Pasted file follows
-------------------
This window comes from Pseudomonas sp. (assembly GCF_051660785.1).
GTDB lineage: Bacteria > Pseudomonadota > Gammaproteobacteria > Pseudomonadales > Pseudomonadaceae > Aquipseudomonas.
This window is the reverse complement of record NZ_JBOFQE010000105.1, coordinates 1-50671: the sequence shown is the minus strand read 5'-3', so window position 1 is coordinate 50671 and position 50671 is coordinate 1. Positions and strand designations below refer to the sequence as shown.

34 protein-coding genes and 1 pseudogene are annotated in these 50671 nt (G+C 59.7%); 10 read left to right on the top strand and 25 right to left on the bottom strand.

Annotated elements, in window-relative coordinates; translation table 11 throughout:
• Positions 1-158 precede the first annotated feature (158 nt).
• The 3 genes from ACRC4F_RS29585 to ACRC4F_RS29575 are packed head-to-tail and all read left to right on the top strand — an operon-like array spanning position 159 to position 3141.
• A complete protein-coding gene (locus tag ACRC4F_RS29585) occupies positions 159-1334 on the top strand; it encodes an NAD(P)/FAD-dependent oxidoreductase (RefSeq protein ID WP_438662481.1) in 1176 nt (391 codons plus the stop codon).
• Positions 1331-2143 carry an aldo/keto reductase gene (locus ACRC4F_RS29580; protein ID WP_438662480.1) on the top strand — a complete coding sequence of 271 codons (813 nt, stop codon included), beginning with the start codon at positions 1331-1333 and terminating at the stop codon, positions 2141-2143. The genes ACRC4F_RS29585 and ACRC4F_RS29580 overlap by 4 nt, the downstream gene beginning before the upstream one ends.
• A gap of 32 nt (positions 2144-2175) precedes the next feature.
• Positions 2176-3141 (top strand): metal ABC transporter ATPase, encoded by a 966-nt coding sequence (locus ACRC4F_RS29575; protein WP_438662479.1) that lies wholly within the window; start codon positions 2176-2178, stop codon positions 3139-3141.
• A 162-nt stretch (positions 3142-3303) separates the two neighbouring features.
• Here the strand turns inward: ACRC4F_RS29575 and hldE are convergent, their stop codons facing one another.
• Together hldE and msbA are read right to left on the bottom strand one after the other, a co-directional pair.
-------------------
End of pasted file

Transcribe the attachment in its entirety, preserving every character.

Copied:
This window comes from Pseudomonas sp. (assembly GCF_051660785.1).
GTDB lineage: Bacteria > Pseudomonadota > Gammaproteobacteria > Pseudomonadales > Pseudomonadaceae > Aquipseudomonas.
This window is the reverse complement of record NZ_JBOFQE010000105.1, coordinates 1-50671: the sequence shown is the minus strand read 5'-3', so window position 1 is coordinate 50671 and position 50671 is coordinate 1. Positions and strand designations below refer to the sequence as shown.

34 protein-coding genes and 1 pseudogene are annotated in these 50671 nt (G+C 59.7%); 10 read left to right on the top strand and 25 right to left on the bottom strand.

Annotated elements, in window-relative coordinates; translation table 11 throughout:
• Positions 1-158 precede the first annotated feature (158 nt).
• The 3 genes from ACRC4F_RS29585 to ACRC4F_RS29575 are packed head-to-tail and all read left to right on the top strand — an operon-like array spanning position 159 to position 3141.
• A complete protein-coding gene (locus tag ACRC4F_RS29585) occupies positions 159-1334 on the top strand; it encodes an NAD(P)/FAD-dependent oxidoreductase (RefSeq protein ID WP_438662481.1) in 1176 nt (391 codons plus the stop codon).
• Positions 1331-2143 carry an aldo/keto reductase gene (locus ACRC4F_RS29580; protein ID WP_438662480.1) on the top strand — a complete coding sequence of 271 codons (813 nt, stop codon included), beginning with the start codon at positions 1331-1333 and terminating at the stop codon, positions 2141-2143. The genes ACRC4F_RS29585 and ACRC4F_RS29580 overlap by 4 nt, the downstream gene beginning before the upstream one ends.
• A gap of 32 nt (positions 2144-2175) precedes the next feature.
• Positions 2176-3141 (top strand): metal ABC transporter ATPase, encoded by a 966-nt coding sequence (locus ACRC4F_RS29575; protein WP_438662479.1) that lies wholly within the window; start codon positions 2176-2178, stop codon positions 3139-3141.
• A 162-nt stretch (positions 3142-3303) separates the two neighbouring features.
• Here the strand turns inward: ACRC4F_RS29575 and hldE are convergent, their stop codons facing one another.
• Together hldE and msbA are read right to left on the bottom strand one after the other, a co-directional pair.